Revered by over a billion people – adherents of Hinduism, Buddhism, Jainism and Bon – the holy mountain of Mount Kailash is not on the way to anywhere else. Instead, it lies at the centre of the mystical, spiritual and geographic universe.
Tibetans refer to the mountain as Gang Rinpoche – the Precious Jewel of Snow; to the Bonpo it is the abode of Tonpa Shenrab Miwoche; Hindus believe it is the throne of Shiva; and the religious founder of the Jains – Rishavdev – attained Nirvana at the mountain. The ancient gods of ZhangZhung ascended to heaven here on ‘sky cords’.
Tectonically, the Yarlung Tsangpo (Brahmaputra River) – which rises a few kilometres south of Mount Kailash – forms the suture zone separating India from the Eurasian land mass. This river valley runs across the southern edge of the Tibetan plateau for 2000 kilometres.
Four of Asia’s mightiest rivers have their headwaters in the immediate vicinity of Mount Kailash: the Indus, Yarlung Tsangpo, Karnali and Sutlej.
At 6638 metres, Mt Kailash stands alone at the top of the Gangdise Range, with its four distinct faces. Climbing the holy mountain has occasionally come under consideration in recent decades, but has consistently been rejected by the elite climbing community:
“If we conquer this mountain, then we conquer something in other people’s souls. I would suggest they go and climb something a little harder. Kailash is not so high and not as hard,” Reinhold Messner, one of mountaineering’s all-time greats, is reported to have said.
In his 1993 publication The Art of Adventure Photography, Galen Rowell used a nine-tier zone system to classify destinations according to their condition and the impact of tourism on the experience they offer. Mount Kailash rated the top-level for him at that time. While the destination may have slipped in the rankings, few remain untouched by the magic of the area – and crowds will always be deterred by the challenging altitude and climatic conditions.
The attraction of Mt Kailash is such that this year (2014) it is off-limits to western tourism until late in the season, perhaps September-October – an encouraging sign the authorities are serious about protection of the physical environment and cultural values.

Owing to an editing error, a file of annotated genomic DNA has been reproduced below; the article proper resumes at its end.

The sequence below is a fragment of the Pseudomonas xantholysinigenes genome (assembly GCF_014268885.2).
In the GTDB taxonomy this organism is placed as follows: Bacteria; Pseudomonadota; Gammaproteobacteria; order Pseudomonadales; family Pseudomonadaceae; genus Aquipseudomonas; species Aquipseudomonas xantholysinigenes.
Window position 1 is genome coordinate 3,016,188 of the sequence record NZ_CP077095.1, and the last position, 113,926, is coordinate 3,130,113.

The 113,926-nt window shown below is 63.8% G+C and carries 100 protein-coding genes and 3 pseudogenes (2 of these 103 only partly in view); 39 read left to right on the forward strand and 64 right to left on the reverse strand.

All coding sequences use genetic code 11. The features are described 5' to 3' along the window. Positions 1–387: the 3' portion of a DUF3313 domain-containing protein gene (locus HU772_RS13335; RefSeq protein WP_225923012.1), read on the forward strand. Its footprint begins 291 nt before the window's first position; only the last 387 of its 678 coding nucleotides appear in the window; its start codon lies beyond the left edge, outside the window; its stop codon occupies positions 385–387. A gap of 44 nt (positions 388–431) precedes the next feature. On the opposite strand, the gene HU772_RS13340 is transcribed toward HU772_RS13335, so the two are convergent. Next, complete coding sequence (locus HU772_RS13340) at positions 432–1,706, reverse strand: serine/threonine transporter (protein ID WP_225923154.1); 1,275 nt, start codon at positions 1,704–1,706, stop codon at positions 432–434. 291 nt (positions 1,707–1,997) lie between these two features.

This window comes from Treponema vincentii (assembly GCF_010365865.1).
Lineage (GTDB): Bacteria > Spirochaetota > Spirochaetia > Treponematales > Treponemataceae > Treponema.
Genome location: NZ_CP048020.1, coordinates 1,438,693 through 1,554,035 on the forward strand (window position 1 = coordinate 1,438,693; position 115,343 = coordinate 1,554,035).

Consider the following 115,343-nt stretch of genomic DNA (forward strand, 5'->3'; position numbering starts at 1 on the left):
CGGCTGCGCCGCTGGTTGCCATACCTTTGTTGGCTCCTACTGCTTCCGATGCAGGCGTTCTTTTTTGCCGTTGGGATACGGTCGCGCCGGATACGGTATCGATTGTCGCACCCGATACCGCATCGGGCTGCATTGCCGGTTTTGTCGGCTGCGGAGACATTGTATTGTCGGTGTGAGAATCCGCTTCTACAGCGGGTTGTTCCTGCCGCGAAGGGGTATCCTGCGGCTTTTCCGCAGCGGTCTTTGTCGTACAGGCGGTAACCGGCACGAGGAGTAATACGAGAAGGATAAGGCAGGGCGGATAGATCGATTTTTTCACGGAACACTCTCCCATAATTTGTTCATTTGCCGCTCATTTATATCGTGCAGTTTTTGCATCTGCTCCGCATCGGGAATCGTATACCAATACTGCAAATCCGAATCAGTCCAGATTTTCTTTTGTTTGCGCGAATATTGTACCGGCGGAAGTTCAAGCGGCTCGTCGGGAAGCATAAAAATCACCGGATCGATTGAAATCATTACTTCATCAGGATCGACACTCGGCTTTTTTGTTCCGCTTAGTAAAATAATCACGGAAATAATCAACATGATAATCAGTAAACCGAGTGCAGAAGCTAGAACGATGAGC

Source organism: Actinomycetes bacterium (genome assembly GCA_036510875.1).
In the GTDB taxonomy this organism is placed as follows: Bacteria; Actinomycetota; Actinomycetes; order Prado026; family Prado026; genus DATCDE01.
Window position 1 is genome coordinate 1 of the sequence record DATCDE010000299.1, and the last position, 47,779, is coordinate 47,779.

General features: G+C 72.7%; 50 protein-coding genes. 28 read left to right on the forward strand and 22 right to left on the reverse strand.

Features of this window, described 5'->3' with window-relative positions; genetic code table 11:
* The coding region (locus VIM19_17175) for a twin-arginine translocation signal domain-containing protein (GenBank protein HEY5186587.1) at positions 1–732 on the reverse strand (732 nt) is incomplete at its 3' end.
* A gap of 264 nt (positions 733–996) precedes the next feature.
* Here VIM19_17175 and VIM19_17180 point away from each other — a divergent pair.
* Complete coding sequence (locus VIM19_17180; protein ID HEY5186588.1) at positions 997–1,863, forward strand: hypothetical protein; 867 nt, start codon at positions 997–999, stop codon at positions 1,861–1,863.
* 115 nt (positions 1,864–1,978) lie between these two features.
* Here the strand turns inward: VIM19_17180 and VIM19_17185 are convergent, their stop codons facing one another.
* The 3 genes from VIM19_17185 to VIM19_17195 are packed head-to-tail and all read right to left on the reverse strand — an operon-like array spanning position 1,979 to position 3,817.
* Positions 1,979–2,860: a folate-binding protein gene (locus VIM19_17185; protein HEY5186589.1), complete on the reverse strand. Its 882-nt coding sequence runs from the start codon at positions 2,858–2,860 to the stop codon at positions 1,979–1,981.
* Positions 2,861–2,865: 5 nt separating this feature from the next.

Tibet was a closed society until recently – taken together with the very high altitude, harsh climate and sheer remoteness, this ensured that very few travellers were able to visit the holy mountain until the past two decades. Surface transport to the area was extremely arduous – truck convoys carrying pilgrims from Lhasa may take weeks to arrive, as the only road was a sandy track that traversed a large number of river crossings which were subject to frequent washouts.
Change has come very quickly in the past few years – the old track is now a two-lane blacktop, all river crossings are over concrete bridges, and the service town of Darchen now has rapidly improving accommodation options.
While the area is dominated by the holy mountain and Lake Manasarovar, the entire region is of great historic importance and is physically spectacular. Immediately to the south is the Great Himalayan Range in the form of the multi-peaked massif of Gurla Mandata (7728m), and behind it is the historic border town and seat of the ancient kingdom of Purang. To the west – in the Sutlej Valley at Zanda and Tsaparang – lies the amazing Guge Kingdom, where a thousand years ago King Yeshe O engineered the second diffusion of Tibetan Buddhism after an extended period of chaos and warlordism. To the north is the heartland of Ngari and the Indus Valley – the Indus River flows into nearby Ladakh and Pakistan.
Tibetan Buddhist societies have an almost diametrically opposed attitude to death compared to the western view. For them it’s simply another state of being, one that is ever-present on the journey of life.
Mt Kailash is considered a particularly auspicious place for life to end – at least in the physical sense. Walking the Kora brings the trekker into contact with small groups of joyous Tibetans, many of them tough elderly people.